Thursday, 23 February 2017


Daily Draw: The Pierpont Morgan Visconti Sforza Tarocchi Deck, Knave of Swords

This Knave's sword points downwards indicating a person capable of discerning and uncovering the unknown or obscure. The word occult has acquired different connotations now compared with when it emerged in the fifteenth century and simply meant 'covered-over' from the verb occulere 'conceal'. 

In the sixteenth century it was in no way personally inconsistent to be at once a university qualified medical doctor and an occult scientist. That contemporaries did not draw those lines so sharply is evident in the career and writings of Renaissance polymath Girolamo Cardano. 

Until recently Cardano was best known autobiographer, producer of early encyclopaedias, mathematician and astrologer with interests including history, music, dreams and physiognomy.

However his prime purpose was to propose an innovative philosophy of nature based on his concept of subtlety. Subtlety was his way of conceptualising a special characteristic inherent in things which was difficult to grasp by the senses or the intellect. It could be discerned in all manner of difficult and obscure things both natural and man-made. Thus understanding subtlety was the key to knowledge of all in nature and the arts. The kinds of knowledges he had in mind ranged from mechanical principles at work in technological devices to the magus's insights into occult forces in nature.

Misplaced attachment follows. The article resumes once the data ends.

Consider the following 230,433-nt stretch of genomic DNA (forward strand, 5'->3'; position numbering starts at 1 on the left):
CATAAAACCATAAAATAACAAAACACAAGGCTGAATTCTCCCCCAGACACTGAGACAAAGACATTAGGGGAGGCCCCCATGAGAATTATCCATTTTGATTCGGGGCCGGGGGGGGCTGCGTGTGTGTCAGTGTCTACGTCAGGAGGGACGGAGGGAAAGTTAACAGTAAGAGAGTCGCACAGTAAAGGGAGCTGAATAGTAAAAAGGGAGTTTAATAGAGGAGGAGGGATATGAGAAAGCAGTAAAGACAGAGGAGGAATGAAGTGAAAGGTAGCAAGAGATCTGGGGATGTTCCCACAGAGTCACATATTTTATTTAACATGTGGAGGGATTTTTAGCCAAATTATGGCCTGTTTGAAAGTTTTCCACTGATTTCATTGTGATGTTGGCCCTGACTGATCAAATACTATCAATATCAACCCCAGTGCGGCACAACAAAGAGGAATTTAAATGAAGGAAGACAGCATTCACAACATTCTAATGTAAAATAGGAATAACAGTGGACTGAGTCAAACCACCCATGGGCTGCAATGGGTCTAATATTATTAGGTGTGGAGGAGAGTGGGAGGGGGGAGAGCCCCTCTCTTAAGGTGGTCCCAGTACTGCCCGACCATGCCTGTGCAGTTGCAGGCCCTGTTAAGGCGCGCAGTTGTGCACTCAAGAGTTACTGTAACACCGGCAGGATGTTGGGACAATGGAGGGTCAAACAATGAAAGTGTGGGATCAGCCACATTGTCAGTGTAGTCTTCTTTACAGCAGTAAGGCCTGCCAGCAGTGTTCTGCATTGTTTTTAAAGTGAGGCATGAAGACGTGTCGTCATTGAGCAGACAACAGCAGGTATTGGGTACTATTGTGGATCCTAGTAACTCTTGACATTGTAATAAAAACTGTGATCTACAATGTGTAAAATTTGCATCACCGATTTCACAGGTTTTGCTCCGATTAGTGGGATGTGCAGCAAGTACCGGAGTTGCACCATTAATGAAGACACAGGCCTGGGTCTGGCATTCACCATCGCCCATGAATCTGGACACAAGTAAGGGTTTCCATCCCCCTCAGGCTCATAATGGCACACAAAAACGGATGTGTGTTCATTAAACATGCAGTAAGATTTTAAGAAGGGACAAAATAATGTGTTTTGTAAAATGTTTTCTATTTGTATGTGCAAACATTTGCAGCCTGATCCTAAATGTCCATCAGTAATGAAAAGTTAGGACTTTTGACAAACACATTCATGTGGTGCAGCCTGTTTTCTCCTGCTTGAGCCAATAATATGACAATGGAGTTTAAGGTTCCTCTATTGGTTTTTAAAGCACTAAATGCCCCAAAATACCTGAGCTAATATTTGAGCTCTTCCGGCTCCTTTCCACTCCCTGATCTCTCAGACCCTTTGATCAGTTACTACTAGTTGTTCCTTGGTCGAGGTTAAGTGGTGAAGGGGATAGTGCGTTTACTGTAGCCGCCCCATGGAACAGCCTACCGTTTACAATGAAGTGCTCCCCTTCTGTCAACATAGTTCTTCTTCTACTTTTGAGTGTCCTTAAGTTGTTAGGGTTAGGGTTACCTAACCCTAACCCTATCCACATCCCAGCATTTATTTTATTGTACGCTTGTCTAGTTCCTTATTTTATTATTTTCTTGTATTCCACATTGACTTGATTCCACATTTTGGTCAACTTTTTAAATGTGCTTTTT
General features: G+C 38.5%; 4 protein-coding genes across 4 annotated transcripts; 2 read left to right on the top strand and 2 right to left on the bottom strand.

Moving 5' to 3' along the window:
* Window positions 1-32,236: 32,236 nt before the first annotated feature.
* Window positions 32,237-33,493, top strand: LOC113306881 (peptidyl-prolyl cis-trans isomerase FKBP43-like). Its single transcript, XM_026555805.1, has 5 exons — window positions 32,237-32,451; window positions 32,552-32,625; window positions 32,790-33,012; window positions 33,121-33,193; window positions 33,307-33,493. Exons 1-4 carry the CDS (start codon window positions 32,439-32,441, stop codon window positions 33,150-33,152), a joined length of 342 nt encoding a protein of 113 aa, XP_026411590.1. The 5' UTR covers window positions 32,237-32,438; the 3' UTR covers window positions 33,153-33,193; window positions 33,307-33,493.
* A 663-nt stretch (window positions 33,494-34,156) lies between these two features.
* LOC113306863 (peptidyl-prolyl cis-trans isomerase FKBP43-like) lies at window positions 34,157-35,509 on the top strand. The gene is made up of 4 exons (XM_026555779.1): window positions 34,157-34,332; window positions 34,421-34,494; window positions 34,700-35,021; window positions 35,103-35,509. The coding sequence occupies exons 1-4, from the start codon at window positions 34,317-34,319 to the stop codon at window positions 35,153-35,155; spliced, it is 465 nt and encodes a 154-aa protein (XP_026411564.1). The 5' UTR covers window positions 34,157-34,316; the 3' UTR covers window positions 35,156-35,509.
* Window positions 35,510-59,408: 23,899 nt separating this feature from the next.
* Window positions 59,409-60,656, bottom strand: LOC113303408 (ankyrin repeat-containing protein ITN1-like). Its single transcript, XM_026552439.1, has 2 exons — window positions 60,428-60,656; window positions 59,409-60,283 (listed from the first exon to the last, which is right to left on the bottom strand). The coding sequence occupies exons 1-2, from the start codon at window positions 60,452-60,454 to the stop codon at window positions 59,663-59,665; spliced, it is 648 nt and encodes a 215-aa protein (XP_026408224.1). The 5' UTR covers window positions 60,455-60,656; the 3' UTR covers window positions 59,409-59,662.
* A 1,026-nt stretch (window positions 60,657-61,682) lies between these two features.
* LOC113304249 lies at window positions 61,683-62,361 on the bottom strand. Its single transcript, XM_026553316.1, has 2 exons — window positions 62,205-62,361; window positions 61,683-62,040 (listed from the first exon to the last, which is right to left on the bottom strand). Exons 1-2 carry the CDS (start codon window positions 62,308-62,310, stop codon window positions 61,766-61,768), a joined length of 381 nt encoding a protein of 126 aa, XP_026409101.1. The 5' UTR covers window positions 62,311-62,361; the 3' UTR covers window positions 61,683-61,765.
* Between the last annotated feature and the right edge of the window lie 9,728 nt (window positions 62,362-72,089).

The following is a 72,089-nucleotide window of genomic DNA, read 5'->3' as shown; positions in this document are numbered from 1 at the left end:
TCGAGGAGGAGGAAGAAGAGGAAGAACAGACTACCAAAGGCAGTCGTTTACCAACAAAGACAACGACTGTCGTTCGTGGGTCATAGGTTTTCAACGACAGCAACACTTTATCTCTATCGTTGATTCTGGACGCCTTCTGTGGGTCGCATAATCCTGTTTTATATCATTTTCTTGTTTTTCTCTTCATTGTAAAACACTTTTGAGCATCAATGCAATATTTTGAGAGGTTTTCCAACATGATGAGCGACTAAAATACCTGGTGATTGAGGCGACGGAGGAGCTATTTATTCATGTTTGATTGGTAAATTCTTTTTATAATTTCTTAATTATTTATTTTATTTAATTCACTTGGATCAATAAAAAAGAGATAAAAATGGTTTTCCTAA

Cardano did not view the medical teaching and practice from which he made his living merely as a source of income to support his other intellectual pursuits. His medical works were punctuated with many of the interests and beliefs that received full expression in his other writings. Subtlety underpins his ideas about medical understanding and the power to cure. Cardano's belief in astral powers and the significance of the heavenly clock were intellectual principles that profoundly influenced his medicine. 

This is a life that provides an entry point into the interpenetration of sixteenth century medical culture and the wider intellectual universe of natural and moral philosophy, descriptive, mathematical and occult sciences. It also alerts us to the opportunities for and barriers to medical innovation including the clash of old and new traditions, the expected forms of intellectual debate, personal rivalries, institutional pressures and the demands of pedagogy. 

Source: Siraisi, N (1997) The Clock and the Mirror: Girolamo Cardano and Renaissance Medicine, Princeton University Press. 


  1. I am always amazed how medieval scientists were able to become proficient in so many diverse subjects. These days science is so complex it is hardly possible to master an entire field of knowledge, let alone several. Maybe that's why I loved teaching younger children a bit of everything. :)

  2. One reason blogging is fun no pressure to specialise or not to trespass on other disciplines like in academic writing :)